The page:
Your company has invested valuable time and resources in developing new biotechnology - now it's time to think about whether you should license out all or part of your rights in your new inventions. Why would you license your intellectual property rights to another party?
Licensing can benefit your company in many ways: licensing is a means of bringing in revenue that can help fund further research and development; you may only be using your technology for one application or field, and licensing to another party would provide an additional revenue stream; you don't have the resources to bring your product to market by yourself; your company only wants to focus on one geographic region, and licensing will allow broader distribution and sales of your product; and so on.
If you decide that licensing is the right choice for your company, five steps can help you enter into a successful licensing agreement.
Choose a good licensee
Selecting the right company to whom you want to license your IP -- the licensee -- is critical. A good licensee has a solid base of experience to take the IP and run with it: your licensee should demonstrate experience in the specific area of your technology. Request that your potential licensee present a formal strategic plan as to how it will develop and market your technology. Your potential licensee should have substantial expertise in the field in which your product competes and in the geographic market(s) in which the licensee wants to sell your invention. Your licensee must have sufficient financial resources.
Use a term sheet
Think of a term sheet as a template or executive summary for the detailed legal documents that will ultimately be drafted. The term sheet should be drafted early in your negotiations. A term sheet ensures that you and the licensee are "on the same page" regarding the terms and conditions of the licensing deal. The term sheet should include all of the basic business and financial terms that make up the deal.
Term sheets generally should state that the terms are non-binding, except for confidentiality provisions. You don't want to contract on the basis of an outline of an agreement - there will be many important points that need to get hammered out in the full agreement. Be aware, in particular, if your potential licensee is outside the United States, that some countries tend to interpret term sheets as creating an agreement, or at least an obligation to invest time and resources in moving forward with the deal. Be sure to consult with your legal counsel before signing any type of term sheet. Ideally, bring your legal advisor into the term sheet process in its early stages.
Get agreement on the "big picture"
Get the big picture in place first when you sit down with your licensee to negotiate the term sheet. Make sure you and your licensee agree upon the definition of your intellectual property - what patents, know-how, copyrights, and possibly trademarks are involved? Will you transfer any technology or materials, or only license your legal rights? Will the license be exclusive? How will the parties share the risk (if at all) of developing the product and getting through potential regulatory hurdles? How much will you be paid? Be sure all parties are clear on how you will be compensated for the licensing of your inventions.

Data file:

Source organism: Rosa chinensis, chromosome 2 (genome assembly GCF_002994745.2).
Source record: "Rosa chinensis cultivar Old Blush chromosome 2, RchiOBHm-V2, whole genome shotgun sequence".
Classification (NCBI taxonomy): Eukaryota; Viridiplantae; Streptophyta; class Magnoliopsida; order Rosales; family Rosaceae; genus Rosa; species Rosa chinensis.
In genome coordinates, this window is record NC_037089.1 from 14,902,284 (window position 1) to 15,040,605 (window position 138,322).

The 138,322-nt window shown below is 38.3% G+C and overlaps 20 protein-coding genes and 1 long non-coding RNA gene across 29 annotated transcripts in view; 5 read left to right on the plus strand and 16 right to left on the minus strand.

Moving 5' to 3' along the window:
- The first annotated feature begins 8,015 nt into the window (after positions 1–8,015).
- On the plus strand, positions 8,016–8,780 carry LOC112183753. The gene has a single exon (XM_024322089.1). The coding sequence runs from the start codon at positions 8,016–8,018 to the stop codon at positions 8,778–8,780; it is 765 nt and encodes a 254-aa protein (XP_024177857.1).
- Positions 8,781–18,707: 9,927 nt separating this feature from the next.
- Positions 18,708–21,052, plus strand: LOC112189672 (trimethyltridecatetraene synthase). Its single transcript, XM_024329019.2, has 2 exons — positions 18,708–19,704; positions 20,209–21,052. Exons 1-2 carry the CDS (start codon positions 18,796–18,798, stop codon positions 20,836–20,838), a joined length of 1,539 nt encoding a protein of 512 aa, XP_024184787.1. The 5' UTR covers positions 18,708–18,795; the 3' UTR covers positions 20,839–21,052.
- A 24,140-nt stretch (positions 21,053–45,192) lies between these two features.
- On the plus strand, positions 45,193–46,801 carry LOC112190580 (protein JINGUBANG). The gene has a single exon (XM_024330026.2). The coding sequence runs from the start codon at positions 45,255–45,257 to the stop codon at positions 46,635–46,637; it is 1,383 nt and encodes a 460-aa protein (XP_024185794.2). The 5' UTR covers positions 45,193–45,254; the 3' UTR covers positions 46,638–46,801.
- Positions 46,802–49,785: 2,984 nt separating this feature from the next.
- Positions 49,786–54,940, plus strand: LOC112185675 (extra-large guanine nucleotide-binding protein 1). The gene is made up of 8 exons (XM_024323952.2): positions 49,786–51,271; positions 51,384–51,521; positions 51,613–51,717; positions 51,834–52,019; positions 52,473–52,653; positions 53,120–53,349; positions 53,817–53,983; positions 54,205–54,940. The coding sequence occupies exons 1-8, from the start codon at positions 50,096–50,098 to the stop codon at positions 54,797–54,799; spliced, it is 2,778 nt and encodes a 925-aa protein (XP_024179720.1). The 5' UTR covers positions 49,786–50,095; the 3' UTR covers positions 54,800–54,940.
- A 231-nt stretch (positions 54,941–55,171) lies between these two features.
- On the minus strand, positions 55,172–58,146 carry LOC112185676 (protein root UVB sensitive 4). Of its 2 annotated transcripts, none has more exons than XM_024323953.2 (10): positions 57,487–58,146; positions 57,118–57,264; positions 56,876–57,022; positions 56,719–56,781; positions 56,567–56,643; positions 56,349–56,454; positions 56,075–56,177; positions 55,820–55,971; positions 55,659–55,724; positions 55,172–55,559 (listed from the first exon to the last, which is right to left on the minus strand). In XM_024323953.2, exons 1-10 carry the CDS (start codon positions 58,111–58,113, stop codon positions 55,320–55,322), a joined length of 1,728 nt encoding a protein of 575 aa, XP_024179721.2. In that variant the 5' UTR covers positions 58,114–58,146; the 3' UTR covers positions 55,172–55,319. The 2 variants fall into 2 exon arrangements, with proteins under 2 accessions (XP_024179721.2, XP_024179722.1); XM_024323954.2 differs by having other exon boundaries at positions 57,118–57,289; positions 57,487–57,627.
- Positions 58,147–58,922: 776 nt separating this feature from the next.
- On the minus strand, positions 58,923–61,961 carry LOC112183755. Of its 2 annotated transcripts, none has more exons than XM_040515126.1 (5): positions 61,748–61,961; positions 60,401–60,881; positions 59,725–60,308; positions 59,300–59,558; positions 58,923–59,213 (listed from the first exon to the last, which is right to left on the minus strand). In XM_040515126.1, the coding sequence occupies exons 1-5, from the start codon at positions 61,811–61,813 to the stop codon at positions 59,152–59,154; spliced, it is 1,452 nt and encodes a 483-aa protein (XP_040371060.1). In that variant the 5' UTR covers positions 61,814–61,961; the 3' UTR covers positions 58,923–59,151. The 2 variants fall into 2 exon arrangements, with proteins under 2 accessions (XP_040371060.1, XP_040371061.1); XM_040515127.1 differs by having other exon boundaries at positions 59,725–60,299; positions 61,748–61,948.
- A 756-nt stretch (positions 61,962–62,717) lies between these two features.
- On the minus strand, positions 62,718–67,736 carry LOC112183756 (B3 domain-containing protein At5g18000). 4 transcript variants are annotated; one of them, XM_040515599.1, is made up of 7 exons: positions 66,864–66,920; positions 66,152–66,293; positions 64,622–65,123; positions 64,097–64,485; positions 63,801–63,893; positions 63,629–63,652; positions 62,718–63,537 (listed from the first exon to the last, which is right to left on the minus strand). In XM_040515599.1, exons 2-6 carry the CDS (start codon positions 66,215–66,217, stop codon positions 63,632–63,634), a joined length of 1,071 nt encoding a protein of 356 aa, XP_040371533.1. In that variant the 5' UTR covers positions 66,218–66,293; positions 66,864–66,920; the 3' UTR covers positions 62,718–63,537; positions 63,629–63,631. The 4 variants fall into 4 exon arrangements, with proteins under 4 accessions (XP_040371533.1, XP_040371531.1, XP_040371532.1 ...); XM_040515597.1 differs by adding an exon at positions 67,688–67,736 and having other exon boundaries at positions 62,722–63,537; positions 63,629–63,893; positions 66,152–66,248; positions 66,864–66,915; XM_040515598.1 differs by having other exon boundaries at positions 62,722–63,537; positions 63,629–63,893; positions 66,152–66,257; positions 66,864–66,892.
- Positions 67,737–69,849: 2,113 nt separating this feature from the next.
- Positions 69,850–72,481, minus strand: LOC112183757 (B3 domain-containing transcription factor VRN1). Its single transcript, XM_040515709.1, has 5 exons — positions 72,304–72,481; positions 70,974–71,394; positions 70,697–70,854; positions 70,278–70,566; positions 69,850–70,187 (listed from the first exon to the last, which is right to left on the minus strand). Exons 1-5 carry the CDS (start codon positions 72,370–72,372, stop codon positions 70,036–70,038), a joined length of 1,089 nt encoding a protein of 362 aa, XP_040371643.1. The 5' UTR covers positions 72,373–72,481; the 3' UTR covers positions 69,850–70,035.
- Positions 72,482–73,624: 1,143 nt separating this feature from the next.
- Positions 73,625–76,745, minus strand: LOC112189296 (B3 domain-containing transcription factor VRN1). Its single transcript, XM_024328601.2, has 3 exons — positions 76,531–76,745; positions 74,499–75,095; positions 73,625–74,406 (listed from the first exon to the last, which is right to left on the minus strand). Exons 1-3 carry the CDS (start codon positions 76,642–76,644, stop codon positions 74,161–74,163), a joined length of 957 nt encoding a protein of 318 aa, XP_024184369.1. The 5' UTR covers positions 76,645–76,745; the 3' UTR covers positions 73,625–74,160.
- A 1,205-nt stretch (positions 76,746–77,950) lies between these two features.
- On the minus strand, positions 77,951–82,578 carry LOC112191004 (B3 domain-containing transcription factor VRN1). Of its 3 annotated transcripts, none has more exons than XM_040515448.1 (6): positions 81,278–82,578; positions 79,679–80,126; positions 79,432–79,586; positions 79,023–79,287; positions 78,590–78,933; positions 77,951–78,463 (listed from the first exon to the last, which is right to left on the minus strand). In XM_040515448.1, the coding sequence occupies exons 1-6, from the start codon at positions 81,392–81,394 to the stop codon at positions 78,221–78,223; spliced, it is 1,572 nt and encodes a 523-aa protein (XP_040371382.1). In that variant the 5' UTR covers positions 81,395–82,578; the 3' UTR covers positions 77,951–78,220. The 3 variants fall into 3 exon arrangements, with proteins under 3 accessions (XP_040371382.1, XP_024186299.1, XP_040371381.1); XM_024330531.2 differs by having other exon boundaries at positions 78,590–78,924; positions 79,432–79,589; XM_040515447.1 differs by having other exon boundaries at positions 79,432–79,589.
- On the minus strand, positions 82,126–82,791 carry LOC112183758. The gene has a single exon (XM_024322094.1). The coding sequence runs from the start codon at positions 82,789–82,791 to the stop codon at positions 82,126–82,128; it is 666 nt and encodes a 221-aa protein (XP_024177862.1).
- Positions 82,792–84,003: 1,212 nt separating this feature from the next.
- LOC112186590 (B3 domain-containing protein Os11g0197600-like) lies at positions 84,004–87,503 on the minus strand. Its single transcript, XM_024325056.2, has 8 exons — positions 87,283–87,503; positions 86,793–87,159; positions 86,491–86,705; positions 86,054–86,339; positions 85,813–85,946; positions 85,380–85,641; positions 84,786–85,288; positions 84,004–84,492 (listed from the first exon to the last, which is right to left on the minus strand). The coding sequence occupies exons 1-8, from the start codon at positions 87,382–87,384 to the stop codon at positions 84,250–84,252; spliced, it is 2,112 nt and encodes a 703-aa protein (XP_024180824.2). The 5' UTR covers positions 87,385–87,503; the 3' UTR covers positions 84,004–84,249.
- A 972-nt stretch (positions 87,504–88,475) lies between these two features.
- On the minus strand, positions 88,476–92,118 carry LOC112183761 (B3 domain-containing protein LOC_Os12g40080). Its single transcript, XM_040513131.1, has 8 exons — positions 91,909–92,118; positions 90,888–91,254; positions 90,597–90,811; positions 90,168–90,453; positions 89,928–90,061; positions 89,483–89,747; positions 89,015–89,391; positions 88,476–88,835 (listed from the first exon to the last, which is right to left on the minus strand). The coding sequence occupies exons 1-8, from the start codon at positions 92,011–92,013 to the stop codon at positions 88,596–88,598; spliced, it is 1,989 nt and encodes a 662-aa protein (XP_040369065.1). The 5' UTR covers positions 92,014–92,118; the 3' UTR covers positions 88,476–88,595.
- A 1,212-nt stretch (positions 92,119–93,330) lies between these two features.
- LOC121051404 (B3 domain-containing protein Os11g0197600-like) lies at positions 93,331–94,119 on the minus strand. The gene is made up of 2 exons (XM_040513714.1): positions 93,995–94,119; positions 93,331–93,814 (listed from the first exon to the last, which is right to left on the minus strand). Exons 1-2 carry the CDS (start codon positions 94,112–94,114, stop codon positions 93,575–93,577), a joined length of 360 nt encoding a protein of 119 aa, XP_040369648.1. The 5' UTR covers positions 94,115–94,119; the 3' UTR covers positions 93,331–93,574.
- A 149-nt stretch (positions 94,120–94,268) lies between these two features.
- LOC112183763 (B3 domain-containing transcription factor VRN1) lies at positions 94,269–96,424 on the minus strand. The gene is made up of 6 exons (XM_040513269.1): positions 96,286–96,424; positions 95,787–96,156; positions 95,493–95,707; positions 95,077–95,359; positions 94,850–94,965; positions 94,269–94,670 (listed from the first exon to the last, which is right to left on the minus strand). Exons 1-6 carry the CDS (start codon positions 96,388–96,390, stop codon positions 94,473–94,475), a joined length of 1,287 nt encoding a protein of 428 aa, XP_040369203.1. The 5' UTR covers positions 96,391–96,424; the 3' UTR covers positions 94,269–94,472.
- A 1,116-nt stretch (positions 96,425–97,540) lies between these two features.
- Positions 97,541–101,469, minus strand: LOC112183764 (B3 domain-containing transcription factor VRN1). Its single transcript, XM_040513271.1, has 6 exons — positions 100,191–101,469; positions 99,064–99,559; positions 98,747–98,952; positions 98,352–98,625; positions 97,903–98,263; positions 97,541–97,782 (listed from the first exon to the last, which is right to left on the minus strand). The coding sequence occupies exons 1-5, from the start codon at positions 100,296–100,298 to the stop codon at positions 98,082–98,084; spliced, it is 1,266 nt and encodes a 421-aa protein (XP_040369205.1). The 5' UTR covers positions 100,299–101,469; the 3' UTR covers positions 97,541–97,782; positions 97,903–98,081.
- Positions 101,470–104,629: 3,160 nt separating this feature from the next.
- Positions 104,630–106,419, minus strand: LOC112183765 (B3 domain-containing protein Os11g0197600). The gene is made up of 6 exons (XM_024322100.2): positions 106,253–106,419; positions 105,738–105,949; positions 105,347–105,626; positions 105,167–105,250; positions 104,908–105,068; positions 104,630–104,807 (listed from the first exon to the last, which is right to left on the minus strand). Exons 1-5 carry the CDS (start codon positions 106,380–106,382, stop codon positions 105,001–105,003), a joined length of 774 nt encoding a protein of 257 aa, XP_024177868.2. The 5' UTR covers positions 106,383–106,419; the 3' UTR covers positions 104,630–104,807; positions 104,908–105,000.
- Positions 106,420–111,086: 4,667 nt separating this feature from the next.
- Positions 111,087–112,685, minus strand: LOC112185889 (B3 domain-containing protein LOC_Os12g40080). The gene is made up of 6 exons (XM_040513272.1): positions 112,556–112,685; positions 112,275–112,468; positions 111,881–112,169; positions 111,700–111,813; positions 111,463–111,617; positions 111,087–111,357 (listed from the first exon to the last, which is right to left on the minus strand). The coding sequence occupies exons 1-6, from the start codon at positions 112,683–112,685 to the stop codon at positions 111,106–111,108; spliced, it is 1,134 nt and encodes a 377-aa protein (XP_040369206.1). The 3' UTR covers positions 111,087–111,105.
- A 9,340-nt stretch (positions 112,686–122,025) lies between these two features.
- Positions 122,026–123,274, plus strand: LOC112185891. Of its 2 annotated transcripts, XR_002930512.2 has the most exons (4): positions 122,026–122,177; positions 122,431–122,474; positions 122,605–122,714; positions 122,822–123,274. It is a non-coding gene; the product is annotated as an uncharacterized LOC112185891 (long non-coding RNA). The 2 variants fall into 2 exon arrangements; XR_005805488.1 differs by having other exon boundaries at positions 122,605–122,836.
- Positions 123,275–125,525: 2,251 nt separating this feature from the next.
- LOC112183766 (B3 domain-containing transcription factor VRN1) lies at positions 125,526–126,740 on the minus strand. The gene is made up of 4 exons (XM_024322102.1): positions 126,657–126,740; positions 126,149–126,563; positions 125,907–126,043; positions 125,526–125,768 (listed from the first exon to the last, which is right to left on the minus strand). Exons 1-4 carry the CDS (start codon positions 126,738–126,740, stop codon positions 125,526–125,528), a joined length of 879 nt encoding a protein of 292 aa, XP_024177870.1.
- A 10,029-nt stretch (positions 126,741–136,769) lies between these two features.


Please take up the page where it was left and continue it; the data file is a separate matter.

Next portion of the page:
Pin down the license terms
Once you have addressed 'the big picture' issues, pin down the specific terms of the license agreement. Discuss and come to an agreement regarding the scope of the license - what countries are covered? What field can the licensee enter with your intellectual property? How long will the license last? If the license is exclusive, will you reserve the right to use the intellectual property yourself? Will your licensee be allowed to sublicense? If so, will you get a share of revenue form any sublicensing arrangements? Will your licensee's affiliates be allowed to use the intellectual property?
Pin down the money
There are a number of ways to capture revenue under a license agreement. As the licensor, you will probably want to receive some money -- or possibly equity -- upfront as a licensing fee. It is also common to tie other lump-sum payments to the licensee's achievement of certain milestones, such as filing an investigational new drug application, or the occurrence of particular events, such as meeting certain sales thresholds.
Most license agreements also require royalties to be paid. It's critical to get agreement on the base of the royalty. If it's net sales, what is included and what can be excluded from the calculation? If your technology will be combined with other technologies, will royalties be charged on the sale price of the entire product, or just one part? Your licensee may request a royalty-stacking provision, which allows the licensee to offset certain third party royalties that the licensee may have to pay. You may want to negotiate an annual minimum royalty to ensure a minimum payment stream.
Many licensors pass royalty terms directly through to sublicensees by calculating royalties on net sales, whether by the licensee or its sublicensees. Alternatively, you can take a percentage of whatever revenue your licensee receives from its sublicensees.
A well-negotiated license agreement can be highly valuable to your company. To ensure your agreement will be successful, it is important to confer with experienced legal counsel and set up a detailed and practical licensing framework for a solid long-term relationship with your licensee.
Foster is a technology transactions lawyer with Fish & Richardson's San Diego office.